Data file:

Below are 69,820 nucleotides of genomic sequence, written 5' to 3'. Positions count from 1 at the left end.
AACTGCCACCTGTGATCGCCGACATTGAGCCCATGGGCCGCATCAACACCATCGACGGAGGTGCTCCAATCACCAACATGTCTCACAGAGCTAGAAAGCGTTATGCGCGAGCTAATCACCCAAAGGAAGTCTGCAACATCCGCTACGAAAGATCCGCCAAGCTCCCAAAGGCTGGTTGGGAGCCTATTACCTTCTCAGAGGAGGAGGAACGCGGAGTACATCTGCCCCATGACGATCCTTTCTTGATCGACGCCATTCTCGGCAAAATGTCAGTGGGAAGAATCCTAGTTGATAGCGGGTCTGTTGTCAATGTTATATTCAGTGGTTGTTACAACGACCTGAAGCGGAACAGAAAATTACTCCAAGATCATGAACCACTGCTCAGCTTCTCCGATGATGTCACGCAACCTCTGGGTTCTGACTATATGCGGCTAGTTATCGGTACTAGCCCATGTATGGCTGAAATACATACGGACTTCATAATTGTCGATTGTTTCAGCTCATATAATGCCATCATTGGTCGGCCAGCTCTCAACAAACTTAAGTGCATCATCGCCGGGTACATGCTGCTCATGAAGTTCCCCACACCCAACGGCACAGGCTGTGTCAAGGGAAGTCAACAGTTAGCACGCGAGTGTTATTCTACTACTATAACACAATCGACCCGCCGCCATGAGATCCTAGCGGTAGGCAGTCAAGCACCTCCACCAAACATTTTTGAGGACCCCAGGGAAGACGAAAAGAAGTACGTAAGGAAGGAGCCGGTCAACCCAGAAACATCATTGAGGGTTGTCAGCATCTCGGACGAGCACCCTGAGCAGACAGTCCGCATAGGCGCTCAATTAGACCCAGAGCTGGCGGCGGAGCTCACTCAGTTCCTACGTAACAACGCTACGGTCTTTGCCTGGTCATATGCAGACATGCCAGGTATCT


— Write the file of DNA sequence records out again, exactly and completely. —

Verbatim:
Below are 69,820 nucleotides of genomic sequence, written 5' to 3'. Positions count from 1 at the left end.
AACTGCCACCTGTGATCGCCGACATTGAGCCCATGGGCCGCATCAACACCATCGACGGAGGTGCTCCAATCACCAACATGTCTCACAGAGCTAGAAAGCGTTATGCGCGAGCTAATCACCCAAAGGAAGTCTGCAACATCCGCTACGAAAGATCCGCCAAGCTCCCAAAGGCTGGTTGGGAGCCTATTACCTTCTCAGAGGAGGAGGAACGCGGAGTACATCTGCCCCATGACGATCCTTTCTTGATCGACGCCATTCTCGGCAAAATGTCAGTGGGAAGAATCCTAGTTGATAGCGGGTCTGTTGTCAATGTTATATTCAGTGGTTGTTACAACGACCTGAAGCGGAACAGAAAATTACTCCAAGATCATGAACCACTGCTCAGCTTCTCCGATGATGTCACGCAACCTCTGGGTTCTGACTATATGCGGCTAGTTATCGGTACTAGCCCATGTATGGCTGAAATACATACGGACTTCATAATTGTCGATTGTTTCAGCTCATATAATGCCATCATTGGTCGGCCAGCTCTCAACAAACTTAAGTGCATCATCGCCGGGTACATGCTGCTCATGAAGTTCCCCACACCCAACGGCACAGGCTGTGTCAAGGGAAGTCAACAGTTAGCACGCGAGTGTTATTCTACTACTATAACACAATCGACCCGCCGCCATGAGATCCTAGCGGTAGGCAGTCAAGCACCTCCACCAAACATTTTTGAGGACCCCAGGGAAGACGAAAAGAAGTACGTAAGGAAGGAGCCGGTCAACCCAGAAACATCATTGAGGGTTGTCAGCATCTCGGACGAGCACCCTGAGCAGACAGTCCGCATAGGCGCTCAATTAGACCCAGAGCTGGCGGCGGAGCTCACTCAGTTCCTACGTAACAACGCTACGGTCTTTGCCTGGTCATATGCAGACATGCCAGGTATCT